Nearly half of advanced Parkinson’s disease patients who receive treatment with subthalamic deep brain stimulation or levodopa-carbidopa intestinal gel infusion are affected by dysautonomia that has significant impacts on their daily lives, according to findings from a cross-sectional study.
“We suggest that identifying and managing autonomic targets, in addition to addressing motor disability, may enhance outcomes” of deep brain stimulation or levodopa-carbidopa intestinal gel therapies for advanced Parkinson’s disease, wrote the research team, led by Aristide Merola, MD, PhD, of the Gardner Family Center for Parkinson’s Disease and Movement Disorders at the University of Cincinnati.
However, individuals with dysautonomia had a nearly threefold greater risk of impairment in activities of daily living than did those without dysautonomia after adjustment for cognitive impairment, age, and motor severity (odds ratio, 2.850; 95% confidence interval, 1.044-10.326; P = .042). There was also a strong correlation between autonomic symptoms and impaired quality of life, particularly for gastrointestinal, urinary, sexual, and cardiovascular domains (Mov Disord. 2017 Mar 3.).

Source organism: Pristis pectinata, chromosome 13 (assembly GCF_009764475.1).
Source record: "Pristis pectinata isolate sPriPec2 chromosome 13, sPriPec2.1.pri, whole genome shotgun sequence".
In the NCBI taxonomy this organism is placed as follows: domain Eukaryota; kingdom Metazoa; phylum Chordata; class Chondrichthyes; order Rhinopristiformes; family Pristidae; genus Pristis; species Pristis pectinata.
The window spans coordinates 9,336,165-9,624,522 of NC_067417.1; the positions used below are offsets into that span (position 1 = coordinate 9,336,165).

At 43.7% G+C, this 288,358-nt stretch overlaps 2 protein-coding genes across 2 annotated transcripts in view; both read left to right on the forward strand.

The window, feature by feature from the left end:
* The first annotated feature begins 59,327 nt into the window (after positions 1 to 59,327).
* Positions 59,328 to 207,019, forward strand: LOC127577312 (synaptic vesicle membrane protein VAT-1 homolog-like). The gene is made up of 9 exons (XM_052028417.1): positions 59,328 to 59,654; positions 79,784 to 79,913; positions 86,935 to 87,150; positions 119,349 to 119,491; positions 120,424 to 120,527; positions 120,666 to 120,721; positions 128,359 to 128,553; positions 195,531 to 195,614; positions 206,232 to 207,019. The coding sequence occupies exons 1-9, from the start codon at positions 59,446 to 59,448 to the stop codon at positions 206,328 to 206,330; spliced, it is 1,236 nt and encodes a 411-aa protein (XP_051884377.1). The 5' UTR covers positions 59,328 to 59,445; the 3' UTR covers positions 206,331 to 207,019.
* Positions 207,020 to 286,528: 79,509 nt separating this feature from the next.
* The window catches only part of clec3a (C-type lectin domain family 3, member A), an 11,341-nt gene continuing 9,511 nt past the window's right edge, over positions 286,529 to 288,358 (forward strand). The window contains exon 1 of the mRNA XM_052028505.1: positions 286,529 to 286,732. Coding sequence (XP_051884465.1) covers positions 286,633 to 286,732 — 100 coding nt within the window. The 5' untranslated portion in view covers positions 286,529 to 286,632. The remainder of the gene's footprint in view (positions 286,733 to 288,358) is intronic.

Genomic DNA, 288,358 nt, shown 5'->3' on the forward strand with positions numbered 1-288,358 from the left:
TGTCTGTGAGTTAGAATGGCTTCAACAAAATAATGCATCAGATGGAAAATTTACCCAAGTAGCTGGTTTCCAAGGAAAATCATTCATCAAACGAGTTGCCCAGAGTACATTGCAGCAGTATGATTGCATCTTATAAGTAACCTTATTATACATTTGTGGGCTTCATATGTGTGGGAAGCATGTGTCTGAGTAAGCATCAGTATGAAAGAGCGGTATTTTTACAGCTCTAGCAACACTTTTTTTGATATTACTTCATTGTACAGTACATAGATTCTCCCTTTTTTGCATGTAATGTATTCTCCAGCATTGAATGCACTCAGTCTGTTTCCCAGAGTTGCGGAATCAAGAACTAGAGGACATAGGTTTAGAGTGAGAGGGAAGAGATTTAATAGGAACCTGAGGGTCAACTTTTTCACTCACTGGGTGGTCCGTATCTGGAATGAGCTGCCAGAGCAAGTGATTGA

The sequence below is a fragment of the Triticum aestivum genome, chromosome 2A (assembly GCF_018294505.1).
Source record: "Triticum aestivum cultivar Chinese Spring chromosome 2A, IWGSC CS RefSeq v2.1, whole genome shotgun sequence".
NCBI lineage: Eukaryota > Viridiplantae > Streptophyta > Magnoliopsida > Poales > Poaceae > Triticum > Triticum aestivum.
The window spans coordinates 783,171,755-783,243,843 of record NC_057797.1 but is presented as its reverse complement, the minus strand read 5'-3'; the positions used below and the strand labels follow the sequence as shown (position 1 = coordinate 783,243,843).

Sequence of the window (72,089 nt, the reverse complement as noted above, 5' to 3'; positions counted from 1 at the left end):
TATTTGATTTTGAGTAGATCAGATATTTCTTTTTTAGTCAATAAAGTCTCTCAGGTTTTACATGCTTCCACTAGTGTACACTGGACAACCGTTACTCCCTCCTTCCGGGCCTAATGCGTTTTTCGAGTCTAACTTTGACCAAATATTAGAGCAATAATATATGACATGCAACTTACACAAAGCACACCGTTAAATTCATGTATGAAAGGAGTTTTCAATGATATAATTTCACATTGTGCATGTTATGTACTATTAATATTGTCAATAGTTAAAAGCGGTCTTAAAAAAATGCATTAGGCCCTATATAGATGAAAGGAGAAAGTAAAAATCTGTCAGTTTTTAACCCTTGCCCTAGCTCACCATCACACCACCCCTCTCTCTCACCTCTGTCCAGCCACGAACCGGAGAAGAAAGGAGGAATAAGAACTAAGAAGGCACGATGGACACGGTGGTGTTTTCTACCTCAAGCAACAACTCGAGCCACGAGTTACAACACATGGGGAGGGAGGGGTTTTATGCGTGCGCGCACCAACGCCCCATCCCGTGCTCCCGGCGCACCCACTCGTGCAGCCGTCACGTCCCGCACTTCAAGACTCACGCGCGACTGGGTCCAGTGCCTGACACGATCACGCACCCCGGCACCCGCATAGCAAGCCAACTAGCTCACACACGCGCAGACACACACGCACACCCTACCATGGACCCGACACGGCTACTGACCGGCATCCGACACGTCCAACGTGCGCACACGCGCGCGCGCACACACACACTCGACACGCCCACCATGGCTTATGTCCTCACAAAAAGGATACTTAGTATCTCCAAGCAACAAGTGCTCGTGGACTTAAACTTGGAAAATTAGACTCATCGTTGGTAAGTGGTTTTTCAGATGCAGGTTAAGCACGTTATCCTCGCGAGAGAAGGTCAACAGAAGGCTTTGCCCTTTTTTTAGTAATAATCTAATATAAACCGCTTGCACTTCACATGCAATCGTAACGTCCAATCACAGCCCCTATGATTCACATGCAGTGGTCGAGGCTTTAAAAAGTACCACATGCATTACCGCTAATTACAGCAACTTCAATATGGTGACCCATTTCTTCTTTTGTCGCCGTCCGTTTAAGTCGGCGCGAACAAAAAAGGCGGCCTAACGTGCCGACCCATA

Orthostatic hypotension – both symptomatic and asymptomatic – significantly worsened activities of daily living scores. The authors also saw worse cardiovascular impairment in the levodopa-carbidopa intestinal gel group, which they suggested may be due to higher dopaminergic dosage, and worse pupillomotor impairment in the subthalamic deep brain stimulation group, possibly associated with electrical spread to the optic tract.
The researchers noted that the study’s findings “need to be confirmed in prospective clinical trials evaluating patients before and after” treatment with either modality.
The authors had no conflicts of interest to declare.